DIY Kayak Camera Case Cradle
By Gary Bendig
7 out of 10 camera repair requests are because the camera got dropped, the other 3 are because the camera got wet. Keep your camera dry!
I almost bought a different kayak shortly after buying my Necky Manitou simply because there's no room for photo equipment in the cockpit and the deck is not very photo-friendly. This particular kayak is quick & quiet (perfect for wildlife stalking) but there was no room for my camera equipment! Perhaps you're in the same boat.
A Pelican case (or Storm, or Sea-Horse, or other waterproof camera case) is the perfect item to carry along; however, the kayak manufacturers never had lunch with the camera-case manufacturers and so there's no accessory to perform the job required.
You'll need to do it yourself.
Kayak manufacturers provide bungie cords on the front deck most of the time, but if you bungie your waterproof case to the deck, it takes too long to un-bungie and it makes too much noise when you remove the cords. The river otters will swim away while you're unhooking your camera stuff! So why not a cradle? A cradle is the answer, but it's going to cost you!
At your local Home Depot or other hardware store you'll spend about $11.02 like I did today. This will get you some PVC pipe, PVC glue and some black spray paint (just for dress-up).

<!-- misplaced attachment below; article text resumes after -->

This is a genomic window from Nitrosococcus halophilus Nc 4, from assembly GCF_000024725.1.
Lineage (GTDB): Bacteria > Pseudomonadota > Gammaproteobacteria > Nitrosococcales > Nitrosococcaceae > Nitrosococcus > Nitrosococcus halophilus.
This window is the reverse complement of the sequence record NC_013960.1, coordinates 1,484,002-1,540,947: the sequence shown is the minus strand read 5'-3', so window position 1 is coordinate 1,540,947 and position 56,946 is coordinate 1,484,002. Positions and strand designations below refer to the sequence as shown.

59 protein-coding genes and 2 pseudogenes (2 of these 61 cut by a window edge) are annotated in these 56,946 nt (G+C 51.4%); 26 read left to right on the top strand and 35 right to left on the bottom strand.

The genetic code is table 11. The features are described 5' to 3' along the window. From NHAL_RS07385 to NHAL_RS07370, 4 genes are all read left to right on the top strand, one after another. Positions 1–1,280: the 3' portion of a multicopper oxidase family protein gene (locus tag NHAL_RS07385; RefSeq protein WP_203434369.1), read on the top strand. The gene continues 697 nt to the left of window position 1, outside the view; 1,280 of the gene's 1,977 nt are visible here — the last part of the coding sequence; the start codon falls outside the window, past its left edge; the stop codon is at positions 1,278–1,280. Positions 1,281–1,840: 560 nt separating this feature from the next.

I used 1 1/4" pipe for my photo case because of my Necky Manitou deck. Your needs might be different. Make your measurements carefully. Never mind your kayak; measure to your camera case. The bungie cords on the deck will do the rest. A hacksaw is recommended for PVC pipe, but any saw will work. Cut straight lines if you like things pretty (I do) and use a table saw if you have one (I don't).
With a small amount of investment, you can have a rock steady housing for your waterproof camera box. Rough-water kayakers can add bungie cords to taste.
After this article ran we received the following suggestion from another Paddling.net reader:
Instead of using 90 degree pvc pieces I suggest bending the length of pvc pipe itself. This would allow a more customized fit and cleaner look.
It is done by placing caps on both sides of pipe(these are sold along side with the pipe and other various fittings). Remove one of the caps. Place enough clean sand in the pipe to fill it to the top. Now pour the sand in a pan and heat it on the stove or a hotplate. Once the sand is hot place it back in the pipe and put the second cap back on. Wait a few seconds and then the pipe will bend like cooked spagetti. It will not kink. When it is to the desired shape quickly cool it using a hose.
This is something that you will want to do outdoors and a metal funnel and ovenmitts or heavy leather gloves help as well.
Using this method opens up a lot of possibilities: kayak cradles for one....
- John P. Hay
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